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Rent Freeze Approved For Second Consecutive Year In Historic Vote

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The Rent Guidelines Board voted for a zero percent increase on one-year leases, and a two percent increase on two-year leases

Amid loud chants of "rent rollback," and "together, united we’ll never be defeated," the city’s Rent Guidelines Board approved a rent freeze on one-year leases for rent-stabilized apartments — tenants wanted more, but it was a historic verdict nonetheless, marking a second consecutive freeze following the one last year.

The nine-member board voted 7-0, with two abstentions (from the members representing the interests of landlords) to approve a zero percent increase on one-year leases, and a two-percent increase on two-year leases — the same decision as last year.

A report released by the Board in April this year indicated that operational costs for landlords had likely gone down due to a drop in fuel costs. That prompted tenants and advocates to ask for a roll back on rents, but the board wasn’t quite ready to oblige.

The board is comprised of two tenant representatives, two landlord representatives, and five members of the public, all appointed by the mayor. So how did the proceedings work exactly? The landlord representatives first had a chance to make a motion, followed by the tenant reps, and finally the chairperson of the board.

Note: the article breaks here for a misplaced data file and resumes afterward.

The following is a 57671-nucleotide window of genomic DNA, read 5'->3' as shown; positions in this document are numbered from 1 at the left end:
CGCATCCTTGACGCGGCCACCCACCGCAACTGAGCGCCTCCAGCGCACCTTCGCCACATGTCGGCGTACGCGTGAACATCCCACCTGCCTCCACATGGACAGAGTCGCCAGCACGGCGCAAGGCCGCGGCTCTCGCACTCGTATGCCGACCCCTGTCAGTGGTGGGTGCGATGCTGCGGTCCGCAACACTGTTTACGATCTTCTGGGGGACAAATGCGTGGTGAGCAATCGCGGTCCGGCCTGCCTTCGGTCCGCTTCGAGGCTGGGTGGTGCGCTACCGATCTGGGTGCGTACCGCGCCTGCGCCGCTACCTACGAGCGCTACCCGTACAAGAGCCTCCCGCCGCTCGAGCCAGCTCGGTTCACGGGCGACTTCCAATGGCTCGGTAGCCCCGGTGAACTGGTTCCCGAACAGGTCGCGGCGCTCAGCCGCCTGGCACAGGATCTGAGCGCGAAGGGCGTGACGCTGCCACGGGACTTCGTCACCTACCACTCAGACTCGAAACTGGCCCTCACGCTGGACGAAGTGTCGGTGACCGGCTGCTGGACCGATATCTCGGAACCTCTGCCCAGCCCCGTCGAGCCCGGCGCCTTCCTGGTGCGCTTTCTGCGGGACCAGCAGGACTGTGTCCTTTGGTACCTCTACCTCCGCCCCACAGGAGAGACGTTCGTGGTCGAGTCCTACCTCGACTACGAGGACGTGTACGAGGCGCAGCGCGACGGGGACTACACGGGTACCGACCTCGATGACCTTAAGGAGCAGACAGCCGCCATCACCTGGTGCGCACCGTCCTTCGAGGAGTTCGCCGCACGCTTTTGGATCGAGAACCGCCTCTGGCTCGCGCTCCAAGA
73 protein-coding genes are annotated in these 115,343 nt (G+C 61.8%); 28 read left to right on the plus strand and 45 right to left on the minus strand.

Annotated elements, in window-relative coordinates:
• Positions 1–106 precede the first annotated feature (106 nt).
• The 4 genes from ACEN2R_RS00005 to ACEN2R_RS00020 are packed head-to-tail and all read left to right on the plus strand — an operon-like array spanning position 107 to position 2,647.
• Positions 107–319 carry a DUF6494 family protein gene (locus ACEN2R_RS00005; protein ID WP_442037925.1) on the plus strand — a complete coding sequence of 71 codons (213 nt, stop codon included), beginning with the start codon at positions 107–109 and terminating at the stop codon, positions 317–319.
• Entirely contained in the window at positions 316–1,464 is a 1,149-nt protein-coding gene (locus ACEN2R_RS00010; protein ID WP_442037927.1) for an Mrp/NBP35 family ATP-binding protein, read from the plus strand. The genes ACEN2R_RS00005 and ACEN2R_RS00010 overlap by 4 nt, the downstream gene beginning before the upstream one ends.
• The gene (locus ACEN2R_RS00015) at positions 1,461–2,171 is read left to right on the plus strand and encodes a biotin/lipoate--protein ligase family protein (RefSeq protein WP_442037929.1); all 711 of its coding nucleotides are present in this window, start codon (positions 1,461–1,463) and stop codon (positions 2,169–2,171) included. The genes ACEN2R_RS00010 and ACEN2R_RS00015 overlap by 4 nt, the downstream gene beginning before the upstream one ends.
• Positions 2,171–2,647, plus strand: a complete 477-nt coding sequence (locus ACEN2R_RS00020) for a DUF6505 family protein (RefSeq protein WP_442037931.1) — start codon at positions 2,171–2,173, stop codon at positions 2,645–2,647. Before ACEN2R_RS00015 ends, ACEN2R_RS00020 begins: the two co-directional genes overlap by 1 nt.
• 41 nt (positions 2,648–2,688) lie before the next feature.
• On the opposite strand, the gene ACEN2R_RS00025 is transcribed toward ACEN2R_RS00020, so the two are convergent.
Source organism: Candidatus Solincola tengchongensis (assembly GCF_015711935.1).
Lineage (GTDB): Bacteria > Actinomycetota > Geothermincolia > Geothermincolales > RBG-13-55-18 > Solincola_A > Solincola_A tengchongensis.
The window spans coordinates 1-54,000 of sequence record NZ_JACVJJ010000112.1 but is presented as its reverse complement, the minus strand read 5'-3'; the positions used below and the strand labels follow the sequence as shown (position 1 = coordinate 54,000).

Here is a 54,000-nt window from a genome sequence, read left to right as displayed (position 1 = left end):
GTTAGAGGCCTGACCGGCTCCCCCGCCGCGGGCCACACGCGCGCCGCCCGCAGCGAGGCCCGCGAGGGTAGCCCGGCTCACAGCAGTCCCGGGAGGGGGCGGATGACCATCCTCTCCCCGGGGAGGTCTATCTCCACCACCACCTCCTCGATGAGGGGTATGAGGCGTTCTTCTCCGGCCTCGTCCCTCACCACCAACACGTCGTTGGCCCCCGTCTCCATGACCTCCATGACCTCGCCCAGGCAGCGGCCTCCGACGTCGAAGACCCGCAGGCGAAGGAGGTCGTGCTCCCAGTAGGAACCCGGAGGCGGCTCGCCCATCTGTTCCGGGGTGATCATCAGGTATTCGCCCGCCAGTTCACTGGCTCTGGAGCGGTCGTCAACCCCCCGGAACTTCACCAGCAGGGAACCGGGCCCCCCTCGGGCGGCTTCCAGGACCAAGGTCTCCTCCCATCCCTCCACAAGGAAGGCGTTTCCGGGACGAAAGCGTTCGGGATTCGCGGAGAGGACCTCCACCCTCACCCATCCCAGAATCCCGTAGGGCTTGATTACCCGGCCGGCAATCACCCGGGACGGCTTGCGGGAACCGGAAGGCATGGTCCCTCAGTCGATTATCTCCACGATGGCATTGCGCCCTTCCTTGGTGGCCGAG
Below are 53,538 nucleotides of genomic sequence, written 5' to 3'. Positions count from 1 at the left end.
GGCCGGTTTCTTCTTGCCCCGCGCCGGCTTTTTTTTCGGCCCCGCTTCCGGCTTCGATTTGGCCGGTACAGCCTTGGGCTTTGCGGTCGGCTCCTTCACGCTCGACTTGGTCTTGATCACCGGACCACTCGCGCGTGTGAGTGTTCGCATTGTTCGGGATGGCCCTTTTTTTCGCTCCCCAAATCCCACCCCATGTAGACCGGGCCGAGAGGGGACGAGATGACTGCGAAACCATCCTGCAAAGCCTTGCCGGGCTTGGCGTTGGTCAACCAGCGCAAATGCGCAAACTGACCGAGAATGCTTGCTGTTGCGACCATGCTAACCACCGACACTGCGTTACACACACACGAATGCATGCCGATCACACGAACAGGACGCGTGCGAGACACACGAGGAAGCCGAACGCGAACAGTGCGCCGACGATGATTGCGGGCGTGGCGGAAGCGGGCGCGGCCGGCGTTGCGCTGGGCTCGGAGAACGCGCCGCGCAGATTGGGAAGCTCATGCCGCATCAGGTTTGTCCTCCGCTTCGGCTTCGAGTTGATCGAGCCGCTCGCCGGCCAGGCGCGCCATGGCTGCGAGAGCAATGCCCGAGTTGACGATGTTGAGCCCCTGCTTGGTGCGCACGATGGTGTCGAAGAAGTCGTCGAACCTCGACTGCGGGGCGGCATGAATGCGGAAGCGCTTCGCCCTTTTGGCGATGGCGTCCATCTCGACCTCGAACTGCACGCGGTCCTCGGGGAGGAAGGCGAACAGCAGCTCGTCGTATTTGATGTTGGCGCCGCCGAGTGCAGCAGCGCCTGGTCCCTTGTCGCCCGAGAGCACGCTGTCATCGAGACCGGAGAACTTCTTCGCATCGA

The landlord reps wanted a three percent increase on one-year leases, and a five percent increase on two-year leases, but that was voted down. Tenant reps wanted a four percent decrease on one-year leases, and a two percent decrease on two-year leases, but that too was rejected by the overall board. The chairperson’s motion however did pass muster, and even the tenant reps were on board, telling the packed auditorium at Cooper Union, at last night’s meeting that a freeze wasn’t enough, but it was still a big step in the right direction.

Members of the landlord community were obviously miffed by the decision.

"The freeze damages housing," Patrick Siconolfi, the executive director of Community Housing Improvement Program (CHIP), an organization representing 3,500 apartment-building owners, said in a statement. "With municipal taxes making up the largest percentage of a building’s operating costs, the City needs to look instead at lowering the high property tax rates levied upon multi-family building owners rather than unilaterally freezing rent for an additional year."

Now, tenants living in rent-stabilized units, whose leases expire between Oct. 1, 2016, and Sept. 30, 2017 can renew at the same rate for one-year, and tenants with two-year leases will be able to do so with a two percent increase.

Since Bill de Blasio has been in office, one-year leases have only seen a one percent increase in the past three years — and that was in his first year in office, according to the Wall Street Journal. That too was a historic decision as it was the lowest increase since the board was created in 1969.

This consecutive rent freeze had been hinted for months, and last month, in a preliminary vote, the board has also approved the freeze, but in a narrower vote. The decision last night was preceded by several public meetings over the past few months.